The knowledge society requires individuals and organizations (leaders, companies, teams) that are able to adopt innovation and that are open to develop themselves further. However, this may lead to conflicts with the identity needs of individuals and organizations once innovations challenge existing self- or group-concepts. In result, this may create defenses against new things, otherness, and innovation that lead to dysfunctional structures.
Using both the the concept RSI and the concept of phantasm as a defense mechanism against anxieties by J. Lacan, the longterm project investigates how fantasies restrict individuals and groups in creating possibilities of identification focused on the imaginary and subsequently to produce forms of expression for a controlled enjoyment. On the other hand, it is important to clarify how forms of co-operation and the distribution of influence and power can succeed under ethical and future-relevant aspects in order to strengthen the learning ability of groups.
Presentation at the ISPSO's Annual Meeting 2019 in New York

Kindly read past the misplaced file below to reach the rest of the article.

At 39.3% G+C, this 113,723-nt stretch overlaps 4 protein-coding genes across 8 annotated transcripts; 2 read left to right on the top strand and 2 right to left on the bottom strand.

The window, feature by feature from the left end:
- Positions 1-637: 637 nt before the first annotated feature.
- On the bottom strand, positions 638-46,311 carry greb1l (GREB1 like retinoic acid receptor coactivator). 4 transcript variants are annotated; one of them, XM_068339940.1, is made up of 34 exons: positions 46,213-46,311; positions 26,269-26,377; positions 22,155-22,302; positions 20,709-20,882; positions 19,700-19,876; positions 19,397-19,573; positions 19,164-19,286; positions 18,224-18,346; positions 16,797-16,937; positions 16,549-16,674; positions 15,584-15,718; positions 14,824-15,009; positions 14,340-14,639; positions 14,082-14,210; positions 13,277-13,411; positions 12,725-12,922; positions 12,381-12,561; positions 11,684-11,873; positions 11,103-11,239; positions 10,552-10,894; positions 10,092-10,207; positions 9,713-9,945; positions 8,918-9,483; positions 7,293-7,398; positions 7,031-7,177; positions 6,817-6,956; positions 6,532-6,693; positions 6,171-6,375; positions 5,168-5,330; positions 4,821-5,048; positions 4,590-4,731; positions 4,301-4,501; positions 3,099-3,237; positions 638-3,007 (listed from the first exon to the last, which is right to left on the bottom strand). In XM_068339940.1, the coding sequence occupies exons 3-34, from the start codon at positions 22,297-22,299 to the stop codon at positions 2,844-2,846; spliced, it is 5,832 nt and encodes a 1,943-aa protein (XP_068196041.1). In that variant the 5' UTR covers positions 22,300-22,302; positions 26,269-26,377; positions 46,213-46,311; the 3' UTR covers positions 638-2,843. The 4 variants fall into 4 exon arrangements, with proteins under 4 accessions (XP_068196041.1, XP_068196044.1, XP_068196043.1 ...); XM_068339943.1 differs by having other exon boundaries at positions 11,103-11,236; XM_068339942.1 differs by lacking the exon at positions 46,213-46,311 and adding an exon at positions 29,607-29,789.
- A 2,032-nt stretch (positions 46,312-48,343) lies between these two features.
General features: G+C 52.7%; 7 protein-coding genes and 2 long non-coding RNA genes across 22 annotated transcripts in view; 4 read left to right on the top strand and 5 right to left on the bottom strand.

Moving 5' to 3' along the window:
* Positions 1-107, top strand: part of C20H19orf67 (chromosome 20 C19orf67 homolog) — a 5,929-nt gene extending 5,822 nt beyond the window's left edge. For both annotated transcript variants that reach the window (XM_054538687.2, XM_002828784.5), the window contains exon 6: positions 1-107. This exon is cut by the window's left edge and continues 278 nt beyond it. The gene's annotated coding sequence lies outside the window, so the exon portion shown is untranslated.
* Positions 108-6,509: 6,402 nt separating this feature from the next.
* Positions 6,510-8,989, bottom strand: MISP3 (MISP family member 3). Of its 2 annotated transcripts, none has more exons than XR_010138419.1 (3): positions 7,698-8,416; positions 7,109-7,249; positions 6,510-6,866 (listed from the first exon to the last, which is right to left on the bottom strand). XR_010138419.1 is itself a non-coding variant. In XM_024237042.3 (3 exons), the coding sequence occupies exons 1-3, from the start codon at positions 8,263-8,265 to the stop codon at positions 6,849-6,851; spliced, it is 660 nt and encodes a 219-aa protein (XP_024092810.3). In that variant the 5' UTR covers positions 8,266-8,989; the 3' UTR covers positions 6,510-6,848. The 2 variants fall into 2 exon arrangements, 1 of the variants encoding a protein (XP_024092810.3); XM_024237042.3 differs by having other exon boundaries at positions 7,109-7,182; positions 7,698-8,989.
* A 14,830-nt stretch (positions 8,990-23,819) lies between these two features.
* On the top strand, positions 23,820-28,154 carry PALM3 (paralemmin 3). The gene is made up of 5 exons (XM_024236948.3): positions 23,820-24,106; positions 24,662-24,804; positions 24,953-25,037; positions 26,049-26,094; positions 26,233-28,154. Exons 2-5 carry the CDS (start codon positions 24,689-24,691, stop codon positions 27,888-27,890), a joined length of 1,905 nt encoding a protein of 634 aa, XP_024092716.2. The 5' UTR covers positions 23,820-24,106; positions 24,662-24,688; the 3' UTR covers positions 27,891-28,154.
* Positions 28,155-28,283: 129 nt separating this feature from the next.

When in 2010 three Renault employees committed suicide in a short period of time, the working conditions in the engineering center of the car manufacturer came under the spotlight of the French authorities. They revealed that the men suffered from increased pressure in the workplace in the wake of a reorganization program. Also in 2010, a series of mysterious deaths brought the Taiwanese Apple supplier Foxconn into disrepute. But even at the management level, suicides are a regular occurrence. Shortly after the suicide of the former Swisscom boss, Carsten Schloter, in 2013, the chief financial officer of a Zurich insurance company, Pierre Wauthier, killed himself. In a farewell letter, the Frenchman Wauthier wrote of pressure from the comany’s board of directors. In early 2014, former German bank manager William Broeksmit hanged himself in his apartment in London. The list of manager suicides is endless and treated as a taboo issue. A lot depends on the working atmosphere in companies, however, suicide is always the endpoint of a bunch of events. Suicides can also trigger further suicides. In fact, suicide is in some ways contagious. What can a company do if confronted with suicide? In our presentation, we convey the contents of our management training “Suicide and the Workplace: How psychoanalytic coaching can help”. We talk about suicidality, suicide and suicide prevention, and discuss the emotional side of suicide, such as hopelessness, feelings of powerlessness, self-aggression and other affective states. Coaching by psychoanalytically trained coaches makes it possible to treat serious existential crises. We illustrate this with relevant psychoanalytic approaches and offer further thinking from Lacanian psychoanalysis: Freud’s thesis of a death drive in the context of the repetition phenomen, the passage-à-l’acte and the social band. We show practical ways of crisis intervention, affect-compensation and techniques such as containing and metaphorization for use in organizations. Special aspects, like suicide among older workers are discussed. Legal aspects are also taken up.